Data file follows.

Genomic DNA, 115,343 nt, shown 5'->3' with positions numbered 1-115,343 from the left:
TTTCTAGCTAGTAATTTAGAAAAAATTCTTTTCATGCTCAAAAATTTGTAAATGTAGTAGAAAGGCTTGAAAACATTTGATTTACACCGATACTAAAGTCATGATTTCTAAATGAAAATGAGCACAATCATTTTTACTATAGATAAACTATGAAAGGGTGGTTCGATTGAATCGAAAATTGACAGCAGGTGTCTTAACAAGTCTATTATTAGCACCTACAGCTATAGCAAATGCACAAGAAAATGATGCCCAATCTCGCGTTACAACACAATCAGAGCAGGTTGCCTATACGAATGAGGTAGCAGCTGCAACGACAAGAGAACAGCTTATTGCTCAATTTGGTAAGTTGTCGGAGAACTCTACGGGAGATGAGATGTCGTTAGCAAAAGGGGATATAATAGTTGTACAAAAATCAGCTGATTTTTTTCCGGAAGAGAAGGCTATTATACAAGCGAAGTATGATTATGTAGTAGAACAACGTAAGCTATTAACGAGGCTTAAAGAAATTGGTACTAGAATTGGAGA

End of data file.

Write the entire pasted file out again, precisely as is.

Genomic DNA, 115,343 nt, shown 5'->3' with positions numbered 1-115,343 from the left:
TTTCTAGCTAGTAATTTAGAAAAAATTCTTTTCATGCTCAAAAATTTGTAAATGTAGTAGAAAGGCTTGAAAACATTTGATTTACACCGATACTAAAGTCATGATTTCTAAATGAAAATGAGCACAATCATTTTTACTATAGATAAACTATGAAAGGGTGGTTCGATTGAATCGAAAATTGACAGCAGGTGTCTTAACAAGTCTATTATTAGCACCTACAGCTATAGCAAATGCACAAGAAAATGATGCCCAATCTCGCGTTACAACACAATCAGAGCAGGTTGCCTATACGAATGAGGTAGCAGCTGCAACGACAAGAGAACAGCTTATTGCTCAATTTGGTAAGTTGTCGGAGAACTCTACGGGAGATGAGATGTCGTTAGCAAAAGGGGATATAATAGTTGTACAAAAATCAGCTGATTTTTTTCCGGAAGAGAAGGCTATTATACAAGCGAAGTATGATTATGTAGTAGAACAACGTAAGCTATTAACGAGGCTTAAAGAAATTGGTACTAGAATTGGAGA